Studio: Dread Presents
Director: Yoav Paz, Doron Paz
Writer: Ariel Cohen
Producer: Shalom Eisenbach
Stars: Hani Furstenberg, Ishai Golan, Kirill Cernyakov, Brynie Furstenberg, Lenny Ravitz, Alexey Tritenko, Adi Kvetner, Mariya Khomutova, Veronika Shostak
In 1673 Lithuania, a Jewish woman haunted by the death of her son conjures a mythical creature to protect her village.
The road to healing their relationship as well as themselves has been hard for Hanna and her husband Benjamin. Although Benjamin and his rabbi father believe the time has come to further their family once again, Hanna remains haunted by the death of her young son Josef seven years ago.
The small settlement where they make their humble home faces a crossroads of its own when an uninvited guest interrupts a wedding for Hanna’s sister. Cradling his dying daughter, Vladimir accuses the Jewish village of bringing a plague to his people. Flanked by fellow raging Russians, Vladimir warns that if his daughter dies, so will everyone in Hanna’s encampment.
Although women are forbidden from religious studies, Hanna has been hiding under the floor during the rabbi’s lessons for village men, and reading sacred texts sneaked home by her husband. While the rabbi recommends repentance and prayer as the main means of combating Vladimir’s raiders, Hanna suggests an offensive approach stemming from scripture.
Hanna wants to create a golem according to the Kabbalah’s instructions. Village witch Perla warns from firsthand knowledge that the mythical monster is an uncontrollably evil force. Hanna cares not for caution. Enraged by the Russians, Hanna creates the creature to protect her people. When the golem takes shape as Hanna’s dead son, the woman’s wonder renews regarding whether the dirt-caked being is a blessing or a curse.
Of course, no movie appeals to everyone equally. There are undoubtedly those who will find “The Golem’s” 1673 Lithuania setting and thick swaths of melodrama too slow, too soapy, or too something to placate individual palates. But speaking as a jaded genre fan overfed killer puppets, masked slashers, and haunted asylum investigations, it’s exceptionally refreshing to see a horror film have a uniquely intriguing historical and cultural hook like “The Golem” does.
Considering the incalculable number of movies featuring devils, demons, and exorcisms, I’m comfortable concluding that Christian and Catholic beliefs are well represented in horror. As for Judaism’s fearsome folklore, only “The Possession” (review here) comes immediately to mind as a contemporary film steeped in those superstitions. “The Golem” taps deeper into that vein with a distinctly Jewish terror tale, giving gentiles like myself insight into how another religion incorporates scares all while entertaining everyone using a lesser-known legend about dangerous desires and uncontrollable evil.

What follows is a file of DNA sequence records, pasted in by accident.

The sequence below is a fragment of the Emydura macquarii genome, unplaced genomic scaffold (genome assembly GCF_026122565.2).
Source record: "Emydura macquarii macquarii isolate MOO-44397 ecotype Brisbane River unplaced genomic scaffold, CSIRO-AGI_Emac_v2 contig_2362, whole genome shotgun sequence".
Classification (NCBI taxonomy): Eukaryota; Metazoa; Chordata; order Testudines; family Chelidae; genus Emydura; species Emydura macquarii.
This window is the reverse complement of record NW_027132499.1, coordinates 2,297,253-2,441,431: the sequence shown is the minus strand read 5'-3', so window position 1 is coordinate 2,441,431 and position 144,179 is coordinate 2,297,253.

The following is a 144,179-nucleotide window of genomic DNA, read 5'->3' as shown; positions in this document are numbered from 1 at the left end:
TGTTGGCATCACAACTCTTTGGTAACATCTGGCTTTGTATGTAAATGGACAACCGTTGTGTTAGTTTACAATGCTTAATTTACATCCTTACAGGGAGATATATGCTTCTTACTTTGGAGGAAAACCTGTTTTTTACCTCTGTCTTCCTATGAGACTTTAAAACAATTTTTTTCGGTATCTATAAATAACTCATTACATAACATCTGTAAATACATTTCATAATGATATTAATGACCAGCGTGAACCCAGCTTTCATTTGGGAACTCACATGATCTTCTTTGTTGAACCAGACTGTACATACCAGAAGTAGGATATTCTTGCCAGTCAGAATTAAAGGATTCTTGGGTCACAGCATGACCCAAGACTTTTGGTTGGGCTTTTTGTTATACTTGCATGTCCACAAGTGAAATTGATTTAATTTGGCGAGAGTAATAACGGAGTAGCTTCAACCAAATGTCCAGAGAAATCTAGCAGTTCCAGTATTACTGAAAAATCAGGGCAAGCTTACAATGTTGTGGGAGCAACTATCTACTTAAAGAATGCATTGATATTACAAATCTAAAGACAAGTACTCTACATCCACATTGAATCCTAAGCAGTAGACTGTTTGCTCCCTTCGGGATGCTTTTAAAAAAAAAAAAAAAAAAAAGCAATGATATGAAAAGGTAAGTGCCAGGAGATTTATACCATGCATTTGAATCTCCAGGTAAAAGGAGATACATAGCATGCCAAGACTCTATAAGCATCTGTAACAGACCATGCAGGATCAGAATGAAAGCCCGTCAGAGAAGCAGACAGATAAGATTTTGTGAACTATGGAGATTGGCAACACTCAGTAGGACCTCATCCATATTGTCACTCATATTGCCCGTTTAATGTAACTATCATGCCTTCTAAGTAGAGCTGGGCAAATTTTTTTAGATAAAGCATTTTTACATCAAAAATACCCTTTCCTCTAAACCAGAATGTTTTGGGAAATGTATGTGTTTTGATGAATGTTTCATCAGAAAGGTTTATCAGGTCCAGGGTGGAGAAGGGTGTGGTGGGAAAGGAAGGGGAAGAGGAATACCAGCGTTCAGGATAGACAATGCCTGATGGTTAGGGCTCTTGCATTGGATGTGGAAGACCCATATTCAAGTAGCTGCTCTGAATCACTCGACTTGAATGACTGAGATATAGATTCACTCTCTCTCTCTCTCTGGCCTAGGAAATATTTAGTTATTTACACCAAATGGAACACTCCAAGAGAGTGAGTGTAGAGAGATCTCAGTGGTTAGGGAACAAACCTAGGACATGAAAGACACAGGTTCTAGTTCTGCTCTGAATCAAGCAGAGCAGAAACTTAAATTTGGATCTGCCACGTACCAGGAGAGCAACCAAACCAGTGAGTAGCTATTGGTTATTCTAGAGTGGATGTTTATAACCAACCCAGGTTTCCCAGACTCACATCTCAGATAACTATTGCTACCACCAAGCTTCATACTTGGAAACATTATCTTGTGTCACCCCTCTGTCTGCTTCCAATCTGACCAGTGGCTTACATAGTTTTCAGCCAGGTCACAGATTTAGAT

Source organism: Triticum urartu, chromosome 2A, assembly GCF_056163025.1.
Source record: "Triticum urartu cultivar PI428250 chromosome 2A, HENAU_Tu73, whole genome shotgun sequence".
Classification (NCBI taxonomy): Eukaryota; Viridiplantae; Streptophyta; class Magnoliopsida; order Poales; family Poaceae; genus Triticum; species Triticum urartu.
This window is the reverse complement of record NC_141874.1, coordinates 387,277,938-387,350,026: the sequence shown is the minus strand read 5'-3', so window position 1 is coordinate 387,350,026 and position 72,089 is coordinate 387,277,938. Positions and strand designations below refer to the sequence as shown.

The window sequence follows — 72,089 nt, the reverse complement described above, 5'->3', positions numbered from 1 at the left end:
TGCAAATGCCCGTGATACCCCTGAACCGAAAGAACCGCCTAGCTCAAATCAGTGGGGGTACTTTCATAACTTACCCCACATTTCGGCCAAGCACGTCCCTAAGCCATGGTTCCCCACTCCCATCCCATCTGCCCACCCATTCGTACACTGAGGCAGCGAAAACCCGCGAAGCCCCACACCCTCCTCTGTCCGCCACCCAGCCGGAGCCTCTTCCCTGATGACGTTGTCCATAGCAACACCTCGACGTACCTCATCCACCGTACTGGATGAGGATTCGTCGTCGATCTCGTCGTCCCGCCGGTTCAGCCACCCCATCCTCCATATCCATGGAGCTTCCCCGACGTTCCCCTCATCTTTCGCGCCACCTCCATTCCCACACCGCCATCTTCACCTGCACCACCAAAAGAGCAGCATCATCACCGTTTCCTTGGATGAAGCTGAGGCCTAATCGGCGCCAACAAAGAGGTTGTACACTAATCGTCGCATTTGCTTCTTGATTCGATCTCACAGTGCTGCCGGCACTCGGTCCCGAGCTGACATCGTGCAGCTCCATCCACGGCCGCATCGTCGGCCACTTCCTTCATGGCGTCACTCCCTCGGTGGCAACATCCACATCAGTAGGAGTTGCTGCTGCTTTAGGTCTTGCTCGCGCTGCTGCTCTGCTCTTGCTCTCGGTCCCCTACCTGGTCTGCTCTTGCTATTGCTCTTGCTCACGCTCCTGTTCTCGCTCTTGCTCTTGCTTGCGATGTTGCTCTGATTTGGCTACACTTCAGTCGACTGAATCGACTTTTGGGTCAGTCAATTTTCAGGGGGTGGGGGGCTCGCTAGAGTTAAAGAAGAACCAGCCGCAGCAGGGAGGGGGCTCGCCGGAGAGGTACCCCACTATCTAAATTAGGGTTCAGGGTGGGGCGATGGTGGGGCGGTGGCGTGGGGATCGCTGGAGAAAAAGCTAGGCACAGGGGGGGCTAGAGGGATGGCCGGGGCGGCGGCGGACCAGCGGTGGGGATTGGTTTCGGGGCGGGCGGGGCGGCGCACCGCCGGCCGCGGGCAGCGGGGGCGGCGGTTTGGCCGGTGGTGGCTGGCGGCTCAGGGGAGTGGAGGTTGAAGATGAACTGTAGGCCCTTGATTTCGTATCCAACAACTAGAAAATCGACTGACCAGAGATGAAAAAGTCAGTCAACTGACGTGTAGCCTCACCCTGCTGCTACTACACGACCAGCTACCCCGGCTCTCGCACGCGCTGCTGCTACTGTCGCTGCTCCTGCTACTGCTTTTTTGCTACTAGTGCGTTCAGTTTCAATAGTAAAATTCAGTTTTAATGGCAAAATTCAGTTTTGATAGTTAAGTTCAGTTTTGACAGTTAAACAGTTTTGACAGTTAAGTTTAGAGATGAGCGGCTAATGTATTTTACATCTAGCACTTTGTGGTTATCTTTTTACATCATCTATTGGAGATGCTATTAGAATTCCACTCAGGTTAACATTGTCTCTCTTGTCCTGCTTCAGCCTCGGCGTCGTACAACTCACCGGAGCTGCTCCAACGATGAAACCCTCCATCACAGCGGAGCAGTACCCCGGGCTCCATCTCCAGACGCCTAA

“The Golem” bases itself on mythology as much as it mirrors Mary Shelley’s “Frankenstein.” As if to visually emphasize the echo, the golem even wears a hand-sewn garment whose patchwork construction contains conspicuous stitching.
Directors Yoav and Doron Paz clearly learned one of Shelley’s critical lessons by proving that including a monster does not mean a movie must focus exclusively on it. The inhuman creature is not the center of this story. Human relationships are.
Realistic characters ground a fantastical premise through emotionally engaging performances. As Hanna and Benjamin, Hani Furstenberg and Ishai Golan ensure that every expression heartbreakingly mirrors internalized conflict while angry inflections seethe with their burdensome pain. “The Golem” goes grim in both setting and story, yet the cast capably captivates by vitalizing dourness through relatable drama.
Every set looks fantastic. Rich imagery receives additional allure from horses, cabins, and costumes that read as authentic whether they actually are or not. Ardent attention to detail in every aspect of production design breathes life into a bleak world. Anachronisms are rendered inconsequential by virtue of how fully “The Golem” functions as a period piece concurrent with an immersive parable that is both hopeful and horrific.
For a film founded on suspenseful smolder heavily favoring style over slaughter, “The Golem” repeatedly punctuates plot points with surprising splatter. Many moments of extreme visceral violence depict bodies bursting in spectacularly supernatural ways. If character arcs miss their marks, gore can rescue wandering attention spans with sudden shocks.
The Paz Brothers’ sense for cinematic storytelling has accelerated exponentially since “Jeruzalem” (review here). In a just industry, the effort and execution displayed here would rocket them to the top of any list noting rising fright filmmakers to watch, as they are assuredly growing into greater showmen.
Horror movies rarely operate with themes so universally relevant. “The Golem” succeeds by being sincere about its story, emphasizing humanity over inhumanity, and presenting classic chills with elegant eeriness only occasionally indulgent in gruesomeness. Of the ten or so titles released thus far, “The Golem” easily leads the pack as the best looking and most satisfying movie wearing the “Dread Central Presents” banner.
Review Score: 85